Evolutionary History of the Grey-Faced Sengi, Rhynchocyon udzungwensis, from Tanzania: A Molecular and Species Distribution Modelling Approach

@article{Lawson2013EvolutionaryHO,
  title={Evolutionary History of the Grey-Faced Sengi, Rhynchocyon udzungwensis, from Tanzania: A Molecular and Species Distribution Modelling Approach},
  author={Lucinda P Lawson and Cristiano Vernesi and Silvia Ricci and Francesco Rovero},
  journal={PLoS ONE},
  year={2013},
  volume={8}
}
Rhynchocyon udzungwensis is a recently described and poorly understood sengi (giant elephant-shrew) endemic to two small montane forests in Southern Tanzania, and surrounded in lower forests by R. cirnei reichardi. In this study, we investigate the molecular genetic relationship between R. udzungwensis and R. c. reichardi, and the possible role that shifting species distributions in response to climate fluctuations may have played in shaping their evolutionary history. Rhynchocyon udzungwensis… Expand
Unraveling elephant shrews: phylogenetic relationships and unexpected introgression among giant sengis.
TLDR
The results suggest higher levels of hybridization among giant sengi species than previously recognized, but also highlight the need for further genome-wide analysis and increased spatial sampling to clarify the many aspects of diversification and introgression in this group. Expand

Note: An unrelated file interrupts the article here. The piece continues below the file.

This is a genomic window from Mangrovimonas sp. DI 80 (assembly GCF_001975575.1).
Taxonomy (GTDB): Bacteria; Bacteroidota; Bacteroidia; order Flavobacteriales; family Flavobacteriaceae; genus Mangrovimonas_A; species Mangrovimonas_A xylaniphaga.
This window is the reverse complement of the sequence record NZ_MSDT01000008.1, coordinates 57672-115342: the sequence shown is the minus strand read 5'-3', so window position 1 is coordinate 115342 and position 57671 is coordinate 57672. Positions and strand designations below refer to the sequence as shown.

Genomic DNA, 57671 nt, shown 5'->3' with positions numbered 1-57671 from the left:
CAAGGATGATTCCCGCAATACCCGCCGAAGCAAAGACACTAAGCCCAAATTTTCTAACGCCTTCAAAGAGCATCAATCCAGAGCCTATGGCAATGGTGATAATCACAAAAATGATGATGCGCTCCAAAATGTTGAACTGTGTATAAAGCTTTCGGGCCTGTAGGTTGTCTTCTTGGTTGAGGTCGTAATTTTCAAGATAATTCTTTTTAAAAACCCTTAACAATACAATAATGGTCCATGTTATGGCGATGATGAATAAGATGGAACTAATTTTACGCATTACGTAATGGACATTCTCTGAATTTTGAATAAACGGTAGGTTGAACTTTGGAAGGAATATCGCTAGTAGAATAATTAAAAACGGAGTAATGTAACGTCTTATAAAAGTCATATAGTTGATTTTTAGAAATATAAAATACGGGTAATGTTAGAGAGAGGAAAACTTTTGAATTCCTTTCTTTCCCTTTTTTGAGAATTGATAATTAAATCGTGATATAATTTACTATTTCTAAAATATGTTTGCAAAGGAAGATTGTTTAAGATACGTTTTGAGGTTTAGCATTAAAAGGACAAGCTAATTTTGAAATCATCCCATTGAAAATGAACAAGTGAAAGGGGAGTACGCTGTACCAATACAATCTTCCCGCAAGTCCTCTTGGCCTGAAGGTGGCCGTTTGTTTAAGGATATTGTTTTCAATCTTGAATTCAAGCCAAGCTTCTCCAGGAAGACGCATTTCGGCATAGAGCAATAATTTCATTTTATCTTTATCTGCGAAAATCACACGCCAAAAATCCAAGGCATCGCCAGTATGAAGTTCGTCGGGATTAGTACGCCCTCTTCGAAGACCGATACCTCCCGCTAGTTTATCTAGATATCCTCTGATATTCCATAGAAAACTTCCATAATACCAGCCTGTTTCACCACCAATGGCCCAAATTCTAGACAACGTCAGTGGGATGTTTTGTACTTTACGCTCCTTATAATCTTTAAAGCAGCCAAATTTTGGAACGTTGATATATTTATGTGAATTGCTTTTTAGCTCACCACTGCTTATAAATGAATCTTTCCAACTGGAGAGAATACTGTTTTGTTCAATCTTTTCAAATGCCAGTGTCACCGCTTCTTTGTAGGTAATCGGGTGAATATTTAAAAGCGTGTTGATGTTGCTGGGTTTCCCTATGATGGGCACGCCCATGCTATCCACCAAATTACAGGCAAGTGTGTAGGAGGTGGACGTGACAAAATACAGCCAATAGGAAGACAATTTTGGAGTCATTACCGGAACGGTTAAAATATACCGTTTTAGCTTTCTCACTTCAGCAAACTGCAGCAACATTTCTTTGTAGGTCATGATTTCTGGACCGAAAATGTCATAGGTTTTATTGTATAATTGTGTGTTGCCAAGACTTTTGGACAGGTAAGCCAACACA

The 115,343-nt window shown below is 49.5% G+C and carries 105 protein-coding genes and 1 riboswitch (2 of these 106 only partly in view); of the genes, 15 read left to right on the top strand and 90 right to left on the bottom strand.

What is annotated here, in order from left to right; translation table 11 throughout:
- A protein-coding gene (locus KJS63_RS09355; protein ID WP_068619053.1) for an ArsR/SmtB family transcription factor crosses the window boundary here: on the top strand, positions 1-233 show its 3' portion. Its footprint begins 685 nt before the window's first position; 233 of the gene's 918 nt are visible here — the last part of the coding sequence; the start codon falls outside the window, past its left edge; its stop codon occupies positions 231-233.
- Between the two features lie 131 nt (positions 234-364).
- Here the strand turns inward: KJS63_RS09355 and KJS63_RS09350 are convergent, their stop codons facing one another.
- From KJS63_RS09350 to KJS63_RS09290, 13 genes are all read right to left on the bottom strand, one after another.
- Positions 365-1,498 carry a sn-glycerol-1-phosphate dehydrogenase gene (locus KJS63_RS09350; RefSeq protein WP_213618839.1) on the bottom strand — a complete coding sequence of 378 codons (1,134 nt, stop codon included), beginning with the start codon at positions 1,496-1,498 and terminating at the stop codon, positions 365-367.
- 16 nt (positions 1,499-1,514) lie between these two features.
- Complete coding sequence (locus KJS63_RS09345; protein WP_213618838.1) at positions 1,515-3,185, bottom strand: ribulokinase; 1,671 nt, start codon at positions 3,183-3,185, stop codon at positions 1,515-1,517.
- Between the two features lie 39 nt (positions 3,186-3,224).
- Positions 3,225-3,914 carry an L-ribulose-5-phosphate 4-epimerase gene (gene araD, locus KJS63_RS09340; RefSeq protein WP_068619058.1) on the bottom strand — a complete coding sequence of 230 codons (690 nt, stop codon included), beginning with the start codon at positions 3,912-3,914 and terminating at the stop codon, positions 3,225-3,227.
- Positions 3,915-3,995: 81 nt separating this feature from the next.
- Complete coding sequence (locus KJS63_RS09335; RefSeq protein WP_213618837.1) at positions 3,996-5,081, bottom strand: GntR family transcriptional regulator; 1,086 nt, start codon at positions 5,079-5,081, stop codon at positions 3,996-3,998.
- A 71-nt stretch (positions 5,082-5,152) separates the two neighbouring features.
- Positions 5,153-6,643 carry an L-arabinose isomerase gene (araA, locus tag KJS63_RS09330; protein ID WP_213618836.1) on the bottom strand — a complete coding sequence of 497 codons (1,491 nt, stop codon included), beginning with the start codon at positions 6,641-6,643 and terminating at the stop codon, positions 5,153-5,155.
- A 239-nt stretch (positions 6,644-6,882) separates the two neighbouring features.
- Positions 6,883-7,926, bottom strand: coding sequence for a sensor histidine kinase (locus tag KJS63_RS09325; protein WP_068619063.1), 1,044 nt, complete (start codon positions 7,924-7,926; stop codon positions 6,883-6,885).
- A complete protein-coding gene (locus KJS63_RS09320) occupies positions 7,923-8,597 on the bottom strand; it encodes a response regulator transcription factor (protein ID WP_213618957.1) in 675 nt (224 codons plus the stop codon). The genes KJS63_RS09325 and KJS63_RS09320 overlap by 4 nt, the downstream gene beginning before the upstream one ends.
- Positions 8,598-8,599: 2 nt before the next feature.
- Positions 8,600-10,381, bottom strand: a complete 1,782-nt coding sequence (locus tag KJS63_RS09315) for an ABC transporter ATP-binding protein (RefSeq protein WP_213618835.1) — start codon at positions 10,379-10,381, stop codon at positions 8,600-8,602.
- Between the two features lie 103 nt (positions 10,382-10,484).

Reconstructing the molecular phylogeny of giant sengis (Macroscelidea; Macroscelididae; Rhynchocyon).
TLDR
These analyses support the current morphology-based taxonomy of the giant sengi genus, with each recognized species forming a monophyletic clade, but propose elevating R. c. Expand
Genetic structure and diversity of the black and rufous sengi in Tanzanian coastal forests
TLDR
The genetic structure and diversity of this species in four coastal forests in Tanzania using eight microsatellites and cytochrome b sequences suggest R. petersi may less depend on forest habitat than previously suspected, consistent with anecdotal reports of sengis nesting in intervening agricultural habitat. Expand
Distribution of sengis in the Horn of Africa
TLDR
The Somali sENGi is thought to be morphologically closely related to the rufous sengi, Elephantulus rufescens, which also occurs in the Horn of Africa, and the new data presented here expand the distribution, but still support the species’ occurrence in stony arid habitats. Expand
Targeted vertebrate surveys enhance the faunal importance and improve explanatory models within the Eastern Arc Mountains of Kenya and Tanzania
Aim Detailed knowledge of species distributions, endemism patterns and threats is critical to site prioritization and conservation planning. However, data from biodiversity inventories are stillExpand
Jonathan Kingdon and the East African Forests
  • C. Groves
  • Geography
  • Journal of East African Natural History
  • 2015
ABSTRACT Jonathan Kingdon, 45 years ago, first pointed out the special nature of the East African coastal and montane forests, that a number of mammals are endemic to these forests, and that they areExpand
Combustion Behavior of Algal Biomass: Carbon Release, Nitrogen Release, and Char Reactivity
Recent focus on algae biomass as an alternative energy source can be attributed to building pressure for conservation of dwindling fossil fuels and reduced greenhouse gas emissions. Both micro- andExpand
Genetic populations and virulence factors of Helicobacter pylori.
TLDR
This review article summarizes the most recent findings on H. pylori virulence factors and population genetics and shows high genetic diversity and co-evolution with human hosts. Expand

References

SHOWING 1-10 OF 85 REFERENCES